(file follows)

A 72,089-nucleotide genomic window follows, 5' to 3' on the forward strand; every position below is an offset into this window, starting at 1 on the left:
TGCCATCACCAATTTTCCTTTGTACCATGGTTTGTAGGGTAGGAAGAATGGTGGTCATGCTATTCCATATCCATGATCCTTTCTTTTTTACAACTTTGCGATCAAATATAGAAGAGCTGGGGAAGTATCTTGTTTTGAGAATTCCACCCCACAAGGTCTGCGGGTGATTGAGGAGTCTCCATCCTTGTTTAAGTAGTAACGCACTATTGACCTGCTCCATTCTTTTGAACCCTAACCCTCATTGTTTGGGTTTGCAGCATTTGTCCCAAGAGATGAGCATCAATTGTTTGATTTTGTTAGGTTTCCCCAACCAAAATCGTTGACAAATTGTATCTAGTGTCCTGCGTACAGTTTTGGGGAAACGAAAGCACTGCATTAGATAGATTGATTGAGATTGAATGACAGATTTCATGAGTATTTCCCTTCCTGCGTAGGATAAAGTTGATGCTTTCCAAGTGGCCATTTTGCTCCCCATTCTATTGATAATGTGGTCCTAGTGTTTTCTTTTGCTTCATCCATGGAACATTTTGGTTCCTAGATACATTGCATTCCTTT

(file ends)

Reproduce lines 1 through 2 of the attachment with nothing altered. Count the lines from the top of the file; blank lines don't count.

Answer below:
A 72,089-nucleotide genomic window follows, 5' to 3' on the forward strand; every position below is an offset into this window, starting at 1 on the left:
TGCCATCACCAATTTTCCTTTGTACCATGGTTTGTAGGGTAGGAAGAATGGTGGTCATGCTATTCCATATCCATGATCCTTTCTTTTTTACAACTTTGCGATCAAATATAGAAGAGCTGGGGAAGTATCTTGTTTTGAGAATTCCACCCCACAAGGTCTGCGGGTGATTGAGGAGTCTCCATCCTTGTTTAAGTAGTAACGCACTATTGACCTGCTCCATTCTTTTGAACCCTAACCCTCATTGTTTGGGTTTGCAGCATTTGTCCCAAGAGATGAGCATCAATTGTTTGATTTTGTTAGGTTTCCCCAACCAAAATCGTTGACAAATTGTATCTAGTGTCCTGCGTACAGTTTTGGGGAAACGAAAGCACTGCATTAGATAGATTGATTGAGATTGAATGACAGATTTCATGAGTATTTCCCTTCCTGCGTAGGATAAAGTTGATGCTTTCCAAGTGGCCATTTTGCTCCCCATTCTATTGATAATGTGGTCCTAGTGTTTTCTTTTGCTTCATCCATGGAACATTTTGGTTCCTAGATACATTGCATTCCTTT